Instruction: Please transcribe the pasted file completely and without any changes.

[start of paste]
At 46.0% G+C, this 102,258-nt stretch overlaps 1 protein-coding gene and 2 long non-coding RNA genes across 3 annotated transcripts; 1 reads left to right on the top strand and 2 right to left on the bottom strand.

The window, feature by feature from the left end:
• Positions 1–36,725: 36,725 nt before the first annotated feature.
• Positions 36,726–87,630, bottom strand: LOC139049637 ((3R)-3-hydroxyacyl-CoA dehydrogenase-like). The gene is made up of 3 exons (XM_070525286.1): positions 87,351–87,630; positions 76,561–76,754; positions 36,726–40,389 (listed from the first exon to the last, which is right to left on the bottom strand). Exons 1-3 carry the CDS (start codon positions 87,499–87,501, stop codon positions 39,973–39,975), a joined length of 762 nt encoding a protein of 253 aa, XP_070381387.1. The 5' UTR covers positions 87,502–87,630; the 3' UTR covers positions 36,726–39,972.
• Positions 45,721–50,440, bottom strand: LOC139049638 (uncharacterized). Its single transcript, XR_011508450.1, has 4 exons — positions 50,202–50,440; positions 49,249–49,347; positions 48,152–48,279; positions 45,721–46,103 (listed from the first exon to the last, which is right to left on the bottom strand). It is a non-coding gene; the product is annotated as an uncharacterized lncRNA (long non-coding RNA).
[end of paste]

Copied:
At 46.0% G+C, this 102,258-nt stretch overlaps 1 protein-coding gene and 2 long non-coding RNA genes across 3 annotated transcripts; 1 reads left to right on the top strand and 2 right to left on the bottom strand.

The window, feature by feature from the left end:
• Positions 1–36,725: 36,725 nt before the first annotated feature.
• Positions 36,726–87,630, bottom strand: LOC139049637 ((3R)-3-hydroxyacyl-CoA dehydrogenase-like). The gene is made up of 3 exons (XM_070525286.1): positions 87,351–87,630; positions 76,561–76,754; positions 36,726–40,389 (listed from the first exon to the last, which is right to left on the bottom strand). Exons 1-3 carry the CDS (start codon positions 87,499–87,501, stop codon positions 39,973–39,975), a joined length of 762 nt encoding a protein of 253 aa, XP_070381387.1. The 5' UTR covers positions 87,502–87,630; the 3' UTR covers positions 36,726–39,972.
• Positions 45,721–50,440, bottom strand: LOC139049638 (uncharacterized). Its single transcript, XR_011508450.1, has 4 exons — positions 50,202–50,440; positions 49,249–49,347; positions 48,152–48,279; positions 45,721–46,103 (listed from the first exon to the last, which is right to left on the bottom strand). It is a non-coding gene; the product is annotated as an uncharacterized lncRNA (long non-coding RNA).